Today's podcast addresses the question of land in Myanmar - Whose land belongs to whom? How safe is land against land grabbing? And what - after the recent involvement of both the International Court of Justice and the International Criminal Court - should be done to ensure the housing, land and property rights that belong to everyone in Myanmar?
Much of today's discussion focuses on the incredible ease by which the powers that be are allowed, and indeed, facilitated by law, to grab land from ordinary people in the country. In all countries, the act of compulsorily acquiring land is highly regulated and something which rights-respecting governments are often reluctant to invoke except in exceptional circumstances when all other viable alternatives have been pursued. In general terms, the housing, land and property rights of affected persons and communities are often at the centre of proposed projects involving land acquisition and project evaluation processes, and active efforts are often undertaken by the relevant state authorities to avoid acquisition and resultant resettlement if at all possible, and when no other option exists, to ensure the full protection of relevant human rights norms. As this episode reveals, such points of view - even with the recent adoption in May 2019 of a new Land Acquisition, Resettlement and Rehabilitation Law - are almost entirely absent from the both the legal framework and practice of those engaging in the massive land confiscation epoch through which Myanmar is now passing and which it has experienced for decades.
Indeed, if anything, measures to ensure that land confiscation in Myanmar is not carried out are almost universally absent when land is sought by others than those owning it, working it or residing upon it. Within the country, in fact, every act of land confiscation, acquisition, grabbing and expropriation in Myanmar can be assessed against what is allowed under international law and in the overwhelming majority of cases - including those that have taken place subsequent to the so-called political reform process underway since 2011, and following the 2015 win by the National League for Democracy - are structurally inconsistent with the norms expected of a country that has ratified human rights treaties protecting basic HLP rights. As we discuss, a recent report finds that the vast majority of all acts of land grabbing (including those acts of confiscation carried out under the Land Acquisition Act (1894), recently replaced by a new, but certainly not dramatically improved, land acquisition law) violate basic international norms governing these matters, and many constitute internationally wrongful acts.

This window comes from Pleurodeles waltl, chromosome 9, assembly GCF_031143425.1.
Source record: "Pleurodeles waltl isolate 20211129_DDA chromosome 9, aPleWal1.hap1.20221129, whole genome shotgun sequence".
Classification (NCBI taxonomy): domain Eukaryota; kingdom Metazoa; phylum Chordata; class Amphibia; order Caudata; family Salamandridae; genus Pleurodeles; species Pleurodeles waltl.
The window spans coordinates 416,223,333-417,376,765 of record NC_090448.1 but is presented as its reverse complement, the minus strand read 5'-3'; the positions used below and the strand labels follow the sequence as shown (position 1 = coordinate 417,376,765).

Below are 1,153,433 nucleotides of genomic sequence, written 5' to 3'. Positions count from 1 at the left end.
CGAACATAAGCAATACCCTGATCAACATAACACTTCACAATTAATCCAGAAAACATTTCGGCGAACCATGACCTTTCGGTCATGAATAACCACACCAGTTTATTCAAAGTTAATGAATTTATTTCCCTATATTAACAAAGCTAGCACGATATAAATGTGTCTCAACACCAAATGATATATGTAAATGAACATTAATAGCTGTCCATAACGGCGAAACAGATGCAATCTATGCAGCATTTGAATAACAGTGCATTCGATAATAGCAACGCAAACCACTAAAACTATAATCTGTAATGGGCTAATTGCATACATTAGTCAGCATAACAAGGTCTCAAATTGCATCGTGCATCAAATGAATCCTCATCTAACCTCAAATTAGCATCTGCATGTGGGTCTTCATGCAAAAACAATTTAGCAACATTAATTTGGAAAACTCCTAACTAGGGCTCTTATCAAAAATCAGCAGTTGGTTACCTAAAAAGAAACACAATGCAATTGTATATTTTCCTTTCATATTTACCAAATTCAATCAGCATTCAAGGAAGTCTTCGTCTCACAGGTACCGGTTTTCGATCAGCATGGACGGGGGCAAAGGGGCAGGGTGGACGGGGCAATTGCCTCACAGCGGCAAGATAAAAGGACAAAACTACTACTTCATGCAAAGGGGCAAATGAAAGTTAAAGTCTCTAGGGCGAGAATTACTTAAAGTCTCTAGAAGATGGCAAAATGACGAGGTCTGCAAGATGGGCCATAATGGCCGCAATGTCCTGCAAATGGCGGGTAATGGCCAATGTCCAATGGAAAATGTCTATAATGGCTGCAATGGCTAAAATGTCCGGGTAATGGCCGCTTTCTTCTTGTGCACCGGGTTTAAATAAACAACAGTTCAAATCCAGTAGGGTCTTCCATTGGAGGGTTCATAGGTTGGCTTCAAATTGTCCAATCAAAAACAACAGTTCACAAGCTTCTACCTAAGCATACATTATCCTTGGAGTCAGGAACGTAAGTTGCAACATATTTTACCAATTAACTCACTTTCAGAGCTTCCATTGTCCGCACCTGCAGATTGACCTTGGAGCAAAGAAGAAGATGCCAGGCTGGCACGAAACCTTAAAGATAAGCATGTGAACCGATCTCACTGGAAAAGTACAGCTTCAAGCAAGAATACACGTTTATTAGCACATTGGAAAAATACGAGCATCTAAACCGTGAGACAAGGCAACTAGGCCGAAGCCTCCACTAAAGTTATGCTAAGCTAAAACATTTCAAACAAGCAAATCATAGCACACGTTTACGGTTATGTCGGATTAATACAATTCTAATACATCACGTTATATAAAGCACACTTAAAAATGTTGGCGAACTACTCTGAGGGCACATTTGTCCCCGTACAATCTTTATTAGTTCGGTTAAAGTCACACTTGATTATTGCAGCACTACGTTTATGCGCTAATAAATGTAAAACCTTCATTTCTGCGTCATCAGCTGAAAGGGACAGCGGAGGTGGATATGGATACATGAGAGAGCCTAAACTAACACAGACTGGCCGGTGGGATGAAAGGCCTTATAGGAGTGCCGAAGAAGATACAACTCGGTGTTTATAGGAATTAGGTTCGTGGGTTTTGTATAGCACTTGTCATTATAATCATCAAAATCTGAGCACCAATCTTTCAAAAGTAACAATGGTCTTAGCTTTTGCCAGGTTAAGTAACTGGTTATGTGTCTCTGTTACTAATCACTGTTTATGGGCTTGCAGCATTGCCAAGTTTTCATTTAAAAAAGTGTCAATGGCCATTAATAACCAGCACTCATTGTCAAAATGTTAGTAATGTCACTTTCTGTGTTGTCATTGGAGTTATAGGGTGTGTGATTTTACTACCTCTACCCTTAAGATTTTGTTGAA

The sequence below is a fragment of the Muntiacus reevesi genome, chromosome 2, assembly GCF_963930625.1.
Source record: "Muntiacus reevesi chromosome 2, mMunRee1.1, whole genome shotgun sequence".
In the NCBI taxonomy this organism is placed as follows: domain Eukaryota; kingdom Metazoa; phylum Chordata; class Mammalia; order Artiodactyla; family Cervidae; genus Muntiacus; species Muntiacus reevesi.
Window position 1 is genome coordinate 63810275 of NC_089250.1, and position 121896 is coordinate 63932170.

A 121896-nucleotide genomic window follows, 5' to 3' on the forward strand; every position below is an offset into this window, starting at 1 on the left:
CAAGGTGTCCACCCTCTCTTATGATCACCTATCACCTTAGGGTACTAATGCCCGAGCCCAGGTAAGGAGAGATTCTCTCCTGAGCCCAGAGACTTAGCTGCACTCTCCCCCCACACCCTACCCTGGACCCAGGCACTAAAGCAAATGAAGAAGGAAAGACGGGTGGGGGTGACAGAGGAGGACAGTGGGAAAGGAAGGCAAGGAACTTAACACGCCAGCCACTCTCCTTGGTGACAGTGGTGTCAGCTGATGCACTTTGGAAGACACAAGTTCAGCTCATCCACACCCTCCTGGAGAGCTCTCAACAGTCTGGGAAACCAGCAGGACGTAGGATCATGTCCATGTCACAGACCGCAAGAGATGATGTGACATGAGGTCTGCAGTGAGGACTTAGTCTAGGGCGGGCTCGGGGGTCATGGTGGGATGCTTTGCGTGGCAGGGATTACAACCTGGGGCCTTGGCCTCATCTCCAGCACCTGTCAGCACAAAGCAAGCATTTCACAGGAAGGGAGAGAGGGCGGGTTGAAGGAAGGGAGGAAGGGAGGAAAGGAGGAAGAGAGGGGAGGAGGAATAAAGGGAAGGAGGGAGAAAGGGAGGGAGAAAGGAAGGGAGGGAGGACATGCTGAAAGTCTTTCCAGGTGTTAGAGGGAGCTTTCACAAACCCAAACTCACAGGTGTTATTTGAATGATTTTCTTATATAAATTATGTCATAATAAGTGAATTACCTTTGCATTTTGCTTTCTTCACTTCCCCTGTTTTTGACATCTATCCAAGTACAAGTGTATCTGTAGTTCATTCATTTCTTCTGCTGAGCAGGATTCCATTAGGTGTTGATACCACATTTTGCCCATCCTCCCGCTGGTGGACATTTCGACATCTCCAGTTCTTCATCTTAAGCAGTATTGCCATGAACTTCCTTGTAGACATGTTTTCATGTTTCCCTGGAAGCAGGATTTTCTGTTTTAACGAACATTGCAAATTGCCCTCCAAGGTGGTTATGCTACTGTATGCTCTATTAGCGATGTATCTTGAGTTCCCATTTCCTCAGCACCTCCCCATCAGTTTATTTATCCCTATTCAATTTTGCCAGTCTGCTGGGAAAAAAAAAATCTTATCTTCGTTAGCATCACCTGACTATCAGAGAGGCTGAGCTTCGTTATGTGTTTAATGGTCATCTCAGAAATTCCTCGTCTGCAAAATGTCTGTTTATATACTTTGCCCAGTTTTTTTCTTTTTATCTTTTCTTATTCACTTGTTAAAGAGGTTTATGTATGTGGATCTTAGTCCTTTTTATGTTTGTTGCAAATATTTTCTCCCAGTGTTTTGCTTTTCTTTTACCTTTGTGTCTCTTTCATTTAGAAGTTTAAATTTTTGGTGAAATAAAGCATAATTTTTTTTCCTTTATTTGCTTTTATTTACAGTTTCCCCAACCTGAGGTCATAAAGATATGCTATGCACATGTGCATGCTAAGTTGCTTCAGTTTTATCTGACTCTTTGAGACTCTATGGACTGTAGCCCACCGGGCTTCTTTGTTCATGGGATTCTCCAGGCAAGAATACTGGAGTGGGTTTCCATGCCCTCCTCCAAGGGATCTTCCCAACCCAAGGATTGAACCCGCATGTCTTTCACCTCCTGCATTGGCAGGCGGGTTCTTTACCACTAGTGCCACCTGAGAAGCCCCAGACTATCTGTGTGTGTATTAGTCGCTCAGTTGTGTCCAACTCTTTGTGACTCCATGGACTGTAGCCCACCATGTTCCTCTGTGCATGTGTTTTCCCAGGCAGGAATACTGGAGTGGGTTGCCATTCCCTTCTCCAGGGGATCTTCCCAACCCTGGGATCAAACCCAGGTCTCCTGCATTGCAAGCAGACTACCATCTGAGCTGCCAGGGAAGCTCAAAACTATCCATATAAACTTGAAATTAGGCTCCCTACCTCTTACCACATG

Episode 16 begins with an examination of how land confiscation takes place in the country, the scale of the practice, the methods used, who actually benefits from these practices, and how the legal system of Myanmar actually promotes what are, inter alia, illegal acts under international law. For the remainder of the discussion, we outline a legal roadmap of constructive, specific and actionable recommendations designed to build an entirely new vision of housing, land and property rights in the country which is fundamentally different from how these issues are treated today in contemporary Myanmar.
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